Integrative medicine Overview of Integrative, Complementary, and Alternative Medicine Integrative medicine and health (IMH) and complementary and alternative medicine (CAM) include a variety of healing approaches and therapies that historically have not been included in conventional... read more (previously called complementary alternative medicine) may be used to treat chronic pain. For example, doctors may suggest acupuncture Acupuncture Acupuncture, a therapy within traditional Chinese medicine, is one of the most widely accepted CAM therapies in the Western world. Licensed practitioners do not necessarily have a medical degree... read more , mind-body techniques (such as meditation Meditation In meditation, a type of mind-body medicine, people regulate their attention or systematically focus on particular aspects of inner or outer experience. Meditation may involve sitting or resting... read more , yoga, and tai chi), manipulation and body-based therapies (such as chiropractic Chiropractic In chiropractic, a manipulative and body-based practice, the relationship between the structure of the spine and the function of the nervous system is seen as key to maintaining or restoring... read more or osteopathic manipulation and massage therapy Massage Therapy In massage therapy (a manipulative and body-based practice), body tissues are manipulated to reduce pain, relieve muscle tension, and reduce stress. Massage therapy involves a variety of light-touch... read more ), and energy-based therapies (such as therapeutic touch Therapeutic Touch Therapeutic touch, sometimes referred to as a laying on of hands, is a type of energy medicine. The philosophy behind therapeutic touch is to use the therapist’s healing energy (biofield) to... read more and Reiki Reiki Reiki is a type of energy medicine that originated in Japan. In Reiki, practitioners intend to manipulate energy through their hands and cause energy movement in the person’s body to promote... read more ).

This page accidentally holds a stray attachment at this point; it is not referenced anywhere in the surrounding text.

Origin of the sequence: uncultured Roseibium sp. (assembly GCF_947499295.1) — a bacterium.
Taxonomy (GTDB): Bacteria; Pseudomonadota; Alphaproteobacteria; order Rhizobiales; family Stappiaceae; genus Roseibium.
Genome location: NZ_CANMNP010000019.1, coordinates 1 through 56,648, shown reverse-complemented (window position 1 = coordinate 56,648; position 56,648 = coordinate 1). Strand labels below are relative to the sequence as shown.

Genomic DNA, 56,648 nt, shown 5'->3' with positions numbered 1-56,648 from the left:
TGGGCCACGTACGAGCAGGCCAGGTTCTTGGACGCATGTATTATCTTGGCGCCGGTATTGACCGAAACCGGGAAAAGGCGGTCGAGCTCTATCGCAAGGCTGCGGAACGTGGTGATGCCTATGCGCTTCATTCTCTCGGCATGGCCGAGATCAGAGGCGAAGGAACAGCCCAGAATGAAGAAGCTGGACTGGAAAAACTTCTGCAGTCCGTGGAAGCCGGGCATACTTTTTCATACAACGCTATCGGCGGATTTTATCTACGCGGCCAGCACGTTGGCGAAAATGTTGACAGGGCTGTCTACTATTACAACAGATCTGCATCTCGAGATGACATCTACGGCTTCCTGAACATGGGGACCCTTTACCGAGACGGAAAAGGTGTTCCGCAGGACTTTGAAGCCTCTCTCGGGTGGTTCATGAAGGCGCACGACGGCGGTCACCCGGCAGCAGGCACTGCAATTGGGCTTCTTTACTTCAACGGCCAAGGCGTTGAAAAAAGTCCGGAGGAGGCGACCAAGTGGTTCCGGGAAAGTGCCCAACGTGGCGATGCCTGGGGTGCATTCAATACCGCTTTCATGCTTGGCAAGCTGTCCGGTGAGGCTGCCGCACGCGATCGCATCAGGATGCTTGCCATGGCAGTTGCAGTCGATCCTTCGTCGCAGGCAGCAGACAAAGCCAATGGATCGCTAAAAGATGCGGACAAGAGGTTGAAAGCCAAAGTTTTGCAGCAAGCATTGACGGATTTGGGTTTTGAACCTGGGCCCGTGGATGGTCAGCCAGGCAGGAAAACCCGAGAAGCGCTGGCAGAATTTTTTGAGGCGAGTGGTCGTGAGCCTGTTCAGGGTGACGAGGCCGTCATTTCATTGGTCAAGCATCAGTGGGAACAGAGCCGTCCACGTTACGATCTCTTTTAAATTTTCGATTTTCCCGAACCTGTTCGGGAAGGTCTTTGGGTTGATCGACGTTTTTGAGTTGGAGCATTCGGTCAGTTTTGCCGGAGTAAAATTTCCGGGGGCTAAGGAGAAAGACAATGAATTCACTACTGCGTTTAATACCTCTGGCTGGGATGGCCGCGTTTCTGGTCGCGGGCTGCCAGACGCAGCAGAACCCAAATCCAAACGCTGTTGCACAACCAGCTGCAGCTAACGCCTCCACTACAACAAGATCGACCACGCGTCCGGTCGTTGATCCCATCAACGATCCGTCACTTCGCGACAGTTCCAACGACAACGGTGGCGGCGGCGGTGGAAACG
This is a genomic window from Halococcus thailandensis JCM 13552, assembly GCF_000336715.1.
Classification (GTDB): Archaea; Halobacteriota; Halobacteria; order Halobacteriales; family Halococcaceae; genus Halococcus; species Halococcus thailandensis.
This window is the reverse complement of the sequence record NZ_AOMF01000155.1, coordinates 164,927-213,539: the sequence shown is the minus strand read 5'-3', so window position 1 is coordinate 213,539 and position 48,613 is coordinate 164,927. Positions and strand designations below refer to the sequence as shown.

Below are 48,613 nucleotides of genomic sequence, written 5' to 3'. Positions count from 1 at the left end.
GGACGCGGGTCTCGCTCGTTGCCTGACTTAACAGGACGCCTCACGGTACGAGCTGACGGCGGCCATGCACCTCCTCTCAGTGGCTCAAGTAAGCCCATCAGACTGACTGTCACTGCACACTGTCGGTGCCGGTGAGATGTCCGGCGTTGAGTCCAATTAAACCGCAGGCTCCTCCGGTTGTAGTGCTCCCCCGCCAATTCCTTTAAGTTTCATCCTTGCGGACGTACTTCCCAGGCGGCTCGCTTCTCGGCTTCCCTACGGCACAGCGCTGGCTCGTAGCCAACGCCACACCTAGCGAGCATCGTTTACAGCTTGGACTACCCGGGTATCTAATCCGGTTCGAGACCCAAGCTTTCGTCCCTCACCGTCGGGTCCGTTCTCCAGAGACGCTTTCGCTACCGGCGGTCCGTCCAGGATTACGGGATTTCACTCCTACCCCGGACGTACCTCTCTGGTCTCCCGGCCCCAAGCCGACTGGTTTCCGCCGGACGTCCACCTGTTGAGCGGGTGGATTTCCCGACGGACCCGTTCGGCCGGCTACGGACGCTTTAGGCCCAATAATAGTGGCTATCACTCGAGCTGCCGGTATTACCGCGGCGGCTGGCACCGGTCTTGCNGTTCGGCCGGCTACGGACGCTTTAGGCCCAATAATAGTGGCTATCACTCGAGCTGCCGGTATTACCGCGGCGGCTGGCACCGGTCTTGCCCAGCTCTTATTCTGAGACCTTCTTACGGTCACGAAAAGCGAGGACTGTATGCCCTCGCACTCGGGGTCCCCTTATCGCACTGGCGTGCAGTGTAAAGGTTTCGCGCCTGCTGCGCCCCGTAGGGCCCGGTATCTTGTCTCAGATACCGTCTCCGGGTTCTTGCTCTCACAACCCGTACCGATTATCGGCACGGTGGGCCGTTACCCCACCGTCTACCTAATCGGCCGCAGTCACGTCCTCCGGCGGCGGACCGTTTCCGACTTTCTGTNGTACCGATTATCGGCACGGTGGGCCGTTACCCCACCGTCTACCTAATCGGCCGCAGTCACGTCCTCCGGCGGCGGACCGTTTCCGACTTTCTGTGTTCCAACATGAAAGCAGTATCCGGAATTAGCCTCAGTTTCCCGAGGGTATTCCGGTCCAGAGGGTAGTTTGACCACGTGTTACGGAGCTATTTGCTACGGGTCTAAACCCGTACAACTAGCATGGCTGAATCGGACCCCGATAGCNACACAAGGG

Psychologic and behavioral therapy

Behavioral therapy can help people function better, even if it does not reduce pain. Doctors may recommend specific ways to gradually increase physical and social activities. People are advised not to let pain derail their commitment to better functioning. When this approach is used, many people report a decrease in pain. Doctors applaud progress, encourage people to continue improving, and continue to treat the pain as needed.

Doctors may also talk with family members or fellow workers to discourage them from doing anything that keeps the person focused on the pain. For example, they should not constantly ask about the person's health or insist that the person do no chores.

Pain rehabilitation programs

Doctors may recommend a pain rehabilitation program for people with chronic pain. These programs are managed by an interdisciplinary team, that includes psychologists, physical therapists, doctors, nurses, and sometimes occupational therapists and integrative medicine practitioners. The programs include education. cognitive-behavioral therapy, physical therapy, simplification of the drug regimen, and sometimes gradually decreased use of a pain reliever. They focus on the following:

  • Restoring function

  • Improving quality of life

  • Helping people control their own life, despite their chronic pain